I am waiting for your next post about the house….. :o)

    • April 3, 2019 at 8:17 am

      Susan, I will totally go check it out! We don’t have termites this far north either but I ran into a whole pile of carpenter ants on the second and those things are just nasty giants. They cleared out though after I removed their hideaway thank goodness! I’ve always thought stone houses made so much more sense then timber frame perhaps here in the states we just didn’t have the access to stone that Europe does?

  2. April 4, 2019 at 1:48 am

    Tarah, I think it’s more about what is readily accessable when you come to build. I think when the first Europeans came over to the new world, they had to get shelter pretty quickly and cutting down a few trees will give you a log cabin – and then you have a space to plant food. I know my own house was built with stone that was available in the area (perhaps there was a small quarry nearby)- it’s all odds and sods and therefore has been rendered (covered with a cement jacket). But it’s possible that the render came later, perhaps as a fashion thing! Or perhaps the mortar between the stones was failing in places and the cement solved the problem. Timber frame houses are being built here now (but that’s because it’s a cheaper method and it’s all about the money, isn’t it?) and then filled in with brieze blocks (large grey building blocks) The red bricks are added afterwards on the outside. Whatever side of the Atlantic, it’s still home inside the front door, isn’t it?!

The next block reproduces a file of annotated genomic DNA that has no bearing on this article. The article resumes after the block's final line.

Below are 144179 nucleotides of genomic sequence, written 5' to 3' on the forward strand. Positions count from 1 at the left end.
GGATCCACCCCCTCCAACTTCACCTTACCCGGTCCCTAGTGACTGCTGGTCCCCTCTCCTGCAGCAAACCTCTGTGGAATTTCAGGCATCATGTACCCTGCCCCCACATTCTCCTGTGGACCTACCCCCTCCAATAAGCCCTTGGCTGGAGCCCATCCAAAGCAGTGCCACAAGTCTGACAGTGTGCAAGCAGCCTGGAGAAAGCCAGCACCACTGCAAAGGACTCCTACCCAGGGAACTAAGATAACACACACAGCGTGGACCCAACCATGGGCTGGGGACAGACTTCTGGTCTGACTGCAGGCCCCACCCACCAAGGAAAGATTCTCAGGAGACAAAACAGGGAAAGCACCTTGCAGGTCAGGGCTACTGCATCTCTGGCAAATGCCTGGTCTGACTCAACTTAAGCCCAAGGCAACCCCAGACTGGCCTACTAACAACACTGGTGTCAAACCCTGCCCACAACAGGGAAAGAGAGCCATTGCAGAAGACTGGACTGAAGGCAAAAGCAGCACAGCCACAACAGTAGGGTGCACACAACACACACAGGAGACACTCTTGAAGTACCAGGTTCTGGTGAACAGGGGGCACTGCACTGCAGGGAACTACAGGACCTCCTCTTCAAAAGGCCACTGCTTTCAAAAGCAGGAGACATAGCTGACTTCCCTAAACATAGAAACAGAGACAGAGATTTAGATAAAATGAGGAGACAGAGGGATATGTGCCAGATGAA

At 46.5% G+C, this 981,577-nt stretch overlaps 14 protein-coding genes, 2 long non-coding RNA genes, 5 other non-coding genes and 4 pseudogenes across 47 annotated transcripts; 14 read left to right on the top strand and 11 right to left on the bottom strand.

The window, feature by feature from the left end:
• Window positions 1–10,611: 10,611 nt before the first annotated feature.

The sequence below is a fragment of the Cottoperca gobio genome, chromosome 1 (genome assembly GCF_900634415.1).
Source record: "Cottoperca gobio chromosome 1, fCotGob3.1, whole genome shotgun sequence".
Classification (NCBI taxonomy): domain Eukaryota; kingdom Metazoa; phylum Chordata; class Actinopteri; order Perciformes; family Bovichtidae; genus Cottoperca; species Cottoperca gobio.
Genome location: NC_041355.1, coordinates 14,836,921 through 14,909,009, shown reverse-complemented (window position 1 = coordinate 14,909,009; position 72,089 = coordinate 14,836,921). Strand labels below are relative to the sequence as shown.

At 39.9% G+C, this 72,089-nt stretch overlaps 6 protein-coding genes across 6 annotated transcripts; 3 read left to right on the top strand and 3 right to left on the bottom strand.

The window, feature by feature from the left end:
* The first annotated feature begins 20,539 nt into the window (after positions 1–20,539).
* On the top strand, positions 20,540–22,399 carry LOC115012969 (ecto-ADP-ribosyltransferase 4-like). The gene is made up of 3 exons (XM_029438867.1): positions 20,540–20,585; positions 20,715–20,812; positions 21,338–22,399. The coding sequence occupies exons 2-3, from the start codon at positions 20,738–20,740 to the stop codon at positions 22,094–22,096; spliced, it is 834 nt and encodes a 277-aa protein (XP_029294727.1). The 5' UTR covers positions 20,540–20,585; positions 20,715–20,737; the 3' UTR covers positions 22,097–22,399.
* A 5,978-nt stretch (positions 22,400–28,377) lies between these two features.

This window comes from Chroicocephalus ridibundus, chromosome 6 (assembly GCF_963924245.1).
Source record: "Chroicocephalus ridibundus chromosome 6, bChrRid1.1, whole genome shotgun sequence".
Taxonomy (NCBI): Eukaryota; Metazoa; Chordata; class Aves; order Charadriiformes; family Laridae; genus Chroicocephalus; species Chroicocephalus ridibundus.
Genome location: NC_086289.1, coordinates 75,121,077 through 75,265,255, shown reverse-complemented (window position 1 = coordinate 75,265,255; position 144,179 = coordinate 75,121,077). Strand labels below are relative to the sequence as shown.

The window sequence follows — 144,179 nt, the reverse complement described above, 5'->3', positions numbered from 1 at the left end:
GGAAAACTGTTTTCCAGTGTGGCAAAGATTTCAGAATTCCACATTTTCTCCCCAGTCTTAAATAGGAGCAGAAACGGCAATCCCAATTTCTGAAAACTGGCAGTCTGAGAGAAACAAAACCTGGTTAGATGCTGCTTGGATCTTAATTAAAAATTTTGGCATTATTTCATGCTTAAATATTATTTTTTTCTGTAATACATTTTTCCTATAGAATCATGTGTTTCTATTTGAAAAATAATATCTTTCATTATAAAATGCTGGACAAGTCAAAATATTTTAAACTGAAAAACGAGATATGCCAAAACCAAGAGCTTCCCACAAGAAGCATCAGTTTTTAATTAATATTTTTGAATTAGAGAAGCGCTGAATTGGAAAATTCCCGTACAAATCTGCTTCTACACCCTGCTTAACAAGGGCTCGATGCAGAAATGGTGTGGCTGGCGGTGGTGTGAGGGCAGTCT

• April 4, 2019 at 12:52 pm

      Susan, yes that makes a lot of sense for sure! I always thought how amazing it is to live in a home that’s literally hundreds of years old. I saw a “remodel” of a home that had been built in a cave that they literally had NO idea how old it actually was! SO COOL! I just find all the history so incredible but I like old things lol. Obviously!

  3. April 6, 2019 at 9:05 pm

    I would add electrical as that can be very expensive! Ditto HVAC, heating and cooling. Always good to have a furnace/AC inspection, separate from a home inspection, as we learned the hard way. Also any potential dumps of chemicals on the property, especially if you’re going to grow food or have livestock. Contaminated water supply too.

    • April 7, 2019 at 7:39 pm

      Oh very true Nancy! All really good points to keep in mind, I never even considered a contaminated water supply – that is something everyone should check on before buying a property especially one with its own well!